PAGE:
When standing, pronation occurs as the foot rolls inwards and the arch of the foot flattens. Pronation is a normal part of the gait cycle which helps to provide shock absorption at the foot. The
opposite movement to pronation is supination. This is also a normal part of the gait cycle just after the heel strike however over-supination is also not good.
Pronation can occur as an overuse syndrome in active runners, where a great deal of stress is placed on ligaments and tendons that support the medial column. Obesity is another predictor for
pronation and deterioration of the medial ligaments and posterior tibial tendon due to excessive stress on these tissues. Acute Trauma can also lead to over-pronation when ligaments are torn or
tendon is ruptured. Once again this can lead to a collapse of the medial column. Arthritic conditions involving the knee joint when the joint is in varus (inner collapse) posture, this places the
center of gravity over the ankle joint rather than the foot causing undue pressure on the inner ankle.
Symptoms can manifest in many different ways. The associated conditions depend on the individual lifestyle of each patient. Here is a list of some of the conditions associated with Over Pronation.
Hallux Abducto Valgus (bunions). Hallux Rigidus (stiff 1st toe). Arch Pain. Heel Pain (plantar fascitis). Metatarsalgia (ball of the foot pain). Ankle sprains. Shin Splints. Achilles Tendonitis.
Osteochondrosis. Knee Pain. Corns & Calluses. Flat Feet. Hammer Toes.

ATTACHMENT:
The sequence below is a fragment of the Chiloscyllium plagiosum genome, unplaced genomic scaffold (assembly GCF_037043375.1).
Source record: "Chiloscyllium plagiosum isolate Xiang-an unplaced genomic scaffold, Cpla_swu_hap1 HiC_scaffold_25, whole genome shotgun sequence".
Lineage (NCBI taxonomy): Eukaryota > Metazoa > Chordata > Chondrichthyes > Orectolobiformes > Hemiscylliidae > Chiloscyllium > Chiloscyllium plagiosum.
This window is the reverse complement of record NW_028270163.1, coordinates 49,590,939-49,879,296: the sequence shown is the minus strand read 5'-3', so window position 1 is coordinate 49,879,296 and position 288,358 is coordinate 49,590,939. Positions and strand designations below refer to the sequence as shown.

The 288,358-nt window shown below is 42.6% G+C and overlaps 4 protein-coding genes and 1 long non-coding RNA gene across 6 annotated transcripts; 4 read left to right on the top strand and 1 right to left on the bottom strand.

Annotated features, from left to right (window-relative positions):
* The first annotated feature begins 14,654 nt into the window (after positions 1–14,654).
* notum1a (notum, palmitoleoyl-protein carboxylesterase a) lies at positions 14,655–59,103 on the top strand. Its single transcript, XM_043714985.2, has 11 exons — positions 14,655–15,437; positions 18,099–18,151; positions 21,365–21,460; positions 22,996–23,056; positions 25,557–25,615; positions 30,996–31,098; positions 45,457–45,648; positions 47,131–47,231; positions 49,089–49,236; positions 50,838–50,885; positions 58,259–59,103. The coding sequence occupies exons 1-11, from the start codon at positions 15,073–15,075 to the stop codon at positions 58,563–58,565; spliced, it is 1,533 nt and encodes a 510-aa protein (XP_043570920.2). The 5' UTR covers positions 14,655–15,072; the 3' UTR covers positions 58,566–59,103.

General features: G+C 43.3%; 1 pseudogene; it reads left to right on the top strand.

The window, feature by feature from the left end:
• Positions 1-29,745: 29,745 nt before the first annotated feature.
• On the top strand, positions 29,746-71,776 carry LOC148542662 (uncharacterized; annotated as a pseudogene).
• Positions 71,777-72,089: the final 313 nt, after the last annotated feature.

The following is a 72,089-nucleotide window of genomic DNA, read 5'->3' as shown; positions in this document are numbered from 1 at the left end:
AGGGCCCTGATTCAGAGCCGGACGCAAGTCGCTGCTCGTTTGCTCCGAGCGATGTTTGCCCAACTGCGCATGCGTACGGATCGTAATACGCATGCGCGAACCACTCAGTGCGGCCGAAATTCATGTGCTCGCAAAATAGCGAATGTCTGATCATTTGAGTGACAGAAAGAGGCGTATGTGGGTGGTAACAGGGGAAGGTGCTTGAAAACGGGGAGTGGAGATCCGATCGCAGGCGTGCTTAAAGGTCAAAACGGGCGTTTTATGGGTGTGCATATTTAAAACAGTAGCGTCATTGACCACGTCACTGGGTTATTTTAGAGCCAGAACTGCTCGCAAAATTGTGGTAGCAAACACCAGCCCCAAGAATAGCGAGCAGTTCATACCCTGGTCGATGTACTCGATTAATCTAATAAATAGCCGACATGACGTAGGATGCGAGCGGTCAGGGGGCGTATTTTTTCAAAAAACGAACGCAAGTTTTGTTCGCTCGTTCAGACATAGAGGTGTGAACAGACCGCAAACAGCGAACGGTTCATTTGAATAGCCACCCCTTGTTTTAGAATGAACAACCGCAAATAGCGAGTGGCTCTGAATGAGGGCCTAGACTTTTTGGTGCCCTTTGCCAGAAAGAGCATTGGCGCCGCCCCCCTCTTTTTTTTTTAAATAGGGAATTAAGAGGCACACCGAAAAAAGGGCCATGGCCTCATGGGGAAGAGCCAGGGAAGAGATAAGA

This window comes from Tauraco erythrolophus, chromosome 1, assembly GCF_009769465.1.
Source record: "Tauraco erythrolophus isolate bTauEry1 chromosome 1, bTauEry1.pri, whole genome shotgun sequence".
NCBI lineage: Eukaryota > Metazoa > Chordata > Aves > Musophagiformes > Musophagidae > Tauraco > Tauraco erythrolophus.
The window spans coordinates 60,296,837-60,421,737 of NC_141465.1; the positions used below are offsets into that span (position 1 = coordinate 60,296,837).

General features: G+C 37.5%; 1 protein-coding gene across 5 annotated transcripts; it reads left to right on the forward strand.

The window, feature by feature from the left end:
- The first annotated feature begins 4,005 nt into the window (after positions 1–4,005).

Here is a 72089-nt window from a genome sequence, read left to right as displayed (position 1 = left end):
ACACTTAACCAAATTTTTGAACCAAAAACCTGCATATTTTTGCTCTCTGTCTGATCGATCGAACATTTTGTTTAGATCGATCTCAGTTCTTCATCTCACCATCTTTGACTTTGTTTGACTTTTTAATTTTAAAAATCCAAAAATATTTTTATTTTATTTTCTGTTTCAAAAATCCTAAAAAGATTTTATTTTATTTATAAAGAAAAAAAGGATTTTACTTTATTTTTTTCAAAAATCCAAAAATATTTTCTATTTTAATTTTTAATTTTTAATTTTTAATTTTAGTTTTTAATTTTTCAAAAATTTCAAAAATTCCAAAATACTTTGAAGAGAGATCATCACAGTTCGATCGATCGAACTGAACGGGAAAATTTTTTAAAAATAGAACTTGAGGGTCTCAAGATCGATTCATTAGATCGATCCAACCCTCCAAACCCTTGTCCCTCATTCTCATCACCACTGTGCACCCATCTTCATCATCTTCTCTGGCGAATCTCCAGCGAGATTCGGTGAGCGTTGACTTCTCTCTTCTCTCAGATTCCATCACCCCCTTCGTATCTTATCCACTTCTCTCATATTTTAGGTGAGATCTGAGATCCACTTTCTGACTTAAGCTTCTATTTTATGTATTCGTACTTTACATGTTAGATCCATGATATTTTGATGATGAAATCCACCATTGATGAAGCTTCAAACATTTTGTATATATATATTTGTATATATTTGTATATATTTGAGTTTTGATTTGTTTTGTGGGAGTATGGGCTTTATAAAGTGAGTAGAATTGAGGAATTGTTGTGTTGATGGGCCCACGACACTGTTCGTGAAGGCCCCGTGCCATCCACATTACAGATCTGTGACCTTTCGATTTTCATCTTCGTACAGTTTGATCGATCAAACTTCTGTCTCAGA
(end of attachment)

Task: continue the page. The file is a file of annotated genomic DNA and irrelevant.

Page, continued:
To easily get an idea of whether a person overpronates, look at the position and condition of certain structures in the feet and ankles when he/she stands still. When performing weight-bearing
activities like walking or running, muscles and other soft tissue structures work to control gravity's effect and ground reaction forces to the joints. If the muscles of the leg, pelvis, and feet are
working correctly, then the joints in these areas such as the knees, hips, and ankles will experience less stress. However, if the muscles and other soft tissues are not working efficiently, then
structural changes and clues in the feet are visible and indicate habitual overpronation.
Non Surgical Treatment
If you overpronate, you should talk with a foot and ankle specialist, especially if symptoms have not developed yet. Questions you may want to ask your doctor include what are the best running shoes
on the market? Where can I find those shoes? If over-the-counter orthotics don?t work, how long should I wait before contacting you for custom-made orthotics? On my next visit, what type of
diagnostic testing should I expect? If I limit the amount of time I spend running, will my overpronation symptoms disappear? What additional treatment options can we try?
Subtalar Arthroereisis. Primary benefit is that yje surgery is minimally invasive and fully reversible. the primary risk is a high chance of device displacement, generally not tolerated in
An implant is pushed into the foot to block the excessive motion of the ankle bone. Generally only used in pediatric patients and in combination with other procedures, such as tendon lengthening.
Reported removal rates vary from 38% - 100%, depending on manufacturer.